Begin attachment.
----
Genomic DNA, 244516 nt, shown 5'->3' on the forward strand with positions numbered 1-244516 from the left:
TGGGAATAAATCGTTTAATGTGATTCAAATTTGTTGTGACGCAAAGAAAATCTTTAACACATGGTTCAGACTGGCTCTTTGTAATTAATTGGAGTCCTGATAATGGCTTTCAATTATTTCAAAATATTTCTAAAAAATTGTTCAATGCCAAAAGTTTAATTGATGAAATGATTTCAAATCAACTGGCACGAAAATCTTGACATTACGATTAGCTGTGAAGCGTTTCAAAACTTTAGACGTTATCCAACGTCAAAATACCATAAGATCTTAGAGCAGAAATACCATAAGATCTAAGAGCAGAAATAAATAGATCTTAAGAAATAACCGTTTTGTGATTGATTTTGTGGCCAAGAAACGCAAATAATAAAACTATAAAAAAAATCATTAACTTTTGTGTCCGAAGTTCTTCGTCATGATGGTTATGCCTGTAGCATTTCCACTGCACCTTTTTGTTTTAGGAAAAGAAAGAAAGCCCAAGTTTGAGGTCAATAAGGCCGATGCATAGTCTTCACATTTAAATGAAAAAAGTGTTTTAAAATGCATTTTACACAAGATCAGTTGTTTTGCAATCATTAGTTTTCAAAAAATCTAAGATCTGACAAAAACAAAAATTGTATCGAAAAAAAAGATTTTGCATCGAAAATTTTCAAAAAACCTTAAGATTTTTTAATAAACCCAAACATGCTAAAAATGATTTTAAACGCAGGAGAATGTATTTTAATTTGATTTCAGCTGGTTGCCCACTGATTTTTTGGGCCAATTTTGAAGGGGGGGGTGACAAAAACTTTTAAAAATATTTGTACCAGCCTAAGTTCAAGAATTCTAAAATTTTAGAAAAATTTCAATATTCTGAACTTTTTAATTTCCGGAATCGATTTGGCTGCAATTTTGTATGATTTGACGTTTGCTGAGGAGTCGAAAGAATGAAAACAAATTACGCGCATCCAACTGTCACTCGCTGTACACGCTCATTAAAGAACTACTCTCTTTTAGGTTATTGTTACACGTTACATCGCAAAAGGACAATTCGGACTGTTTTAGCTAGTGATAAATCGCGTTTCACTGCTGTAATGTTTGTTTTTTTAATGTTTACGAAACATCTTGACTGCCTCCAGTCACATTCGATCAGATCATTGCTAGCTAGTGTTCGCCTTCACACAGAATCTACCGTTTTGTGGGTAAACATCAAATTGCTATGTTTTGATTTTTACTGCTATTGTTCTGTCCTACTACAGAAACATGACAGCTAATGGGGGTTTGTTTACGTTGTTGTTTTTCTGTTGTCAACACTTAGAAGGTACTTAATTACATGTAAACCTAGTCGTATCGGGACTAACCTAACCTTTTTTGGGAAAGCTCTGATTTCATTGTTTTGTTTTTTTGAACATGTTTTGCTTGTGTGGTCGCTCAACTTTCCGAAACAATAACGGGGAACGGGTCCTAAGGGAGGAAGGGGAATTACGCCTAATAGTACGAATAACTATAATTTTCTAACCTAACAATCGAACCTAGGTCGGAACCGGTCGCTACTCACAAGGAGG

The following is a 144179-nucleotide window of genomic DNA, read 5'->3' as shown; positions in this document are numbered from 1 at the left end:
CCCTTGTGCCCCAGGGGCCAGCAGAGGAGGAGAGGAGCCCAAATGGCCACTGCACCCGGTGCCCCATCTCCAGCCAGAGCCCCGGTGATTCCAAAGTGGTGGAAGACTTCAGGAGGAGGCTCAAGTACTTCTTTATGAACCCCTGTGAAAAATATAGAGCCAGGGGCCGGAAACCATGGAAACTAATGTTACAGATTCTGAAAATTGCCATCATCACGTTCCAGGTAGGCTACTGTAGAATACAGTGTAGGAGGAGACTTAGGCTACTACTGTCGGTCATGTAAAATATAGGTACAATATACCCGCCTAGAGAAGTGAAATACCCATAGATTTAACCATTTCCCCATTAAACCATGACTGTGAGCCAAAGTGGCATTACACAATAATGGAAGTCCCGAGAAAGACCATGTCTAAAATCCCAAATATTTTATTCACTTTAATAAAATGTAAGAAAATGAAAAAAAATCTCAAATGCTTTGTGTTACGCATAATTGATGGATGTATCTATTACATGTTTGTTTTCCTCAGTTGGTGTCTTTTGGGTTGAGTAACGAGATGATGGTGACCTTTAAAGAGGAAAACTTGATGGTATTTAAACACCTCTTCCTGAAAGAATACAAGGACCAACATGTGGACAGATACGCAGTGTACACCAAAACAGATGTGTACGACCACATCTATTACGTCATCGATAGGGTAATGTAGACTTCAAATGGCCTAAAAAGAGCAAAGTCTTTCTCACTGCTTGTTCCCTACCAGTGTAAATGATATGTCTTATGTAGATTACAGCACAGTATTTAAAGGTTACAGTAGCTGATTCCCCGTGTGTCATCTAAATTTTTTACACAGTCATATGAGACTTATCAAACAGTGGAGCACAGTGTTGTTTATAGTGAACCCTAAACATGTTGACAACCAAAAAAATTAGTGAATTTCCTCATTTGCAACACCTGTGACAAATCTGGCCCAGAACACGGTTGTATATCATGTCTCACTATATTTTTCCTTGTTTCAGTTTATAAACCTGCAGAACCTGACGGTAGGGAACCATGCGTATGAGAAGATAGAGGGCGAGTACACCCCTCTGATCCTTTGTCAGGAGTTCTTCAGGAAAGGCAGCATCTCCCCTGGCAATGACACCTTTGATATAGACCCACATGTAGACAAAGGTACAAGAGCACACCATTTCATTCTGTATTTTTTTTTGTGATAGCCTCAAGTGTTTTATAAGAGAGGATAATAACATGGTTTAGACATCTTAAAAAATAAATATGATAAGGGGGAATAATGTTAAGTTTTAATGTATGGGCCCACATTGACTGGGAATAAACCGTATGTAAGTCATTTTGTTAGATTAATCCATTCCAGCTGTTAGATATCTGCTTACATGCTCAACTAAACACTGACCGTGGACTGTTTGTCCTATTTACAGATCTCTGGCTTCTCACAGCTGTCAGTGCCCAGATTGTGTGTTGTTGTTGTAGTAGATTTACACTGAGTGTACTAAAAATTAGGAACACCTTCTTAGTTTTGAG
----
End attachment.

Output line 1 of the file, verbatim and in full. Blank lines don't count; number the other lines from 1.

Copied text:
Genomic DNA, 244516 nt, shown 5'->3' on the forward strand with positions numbered 1-244516 from the left: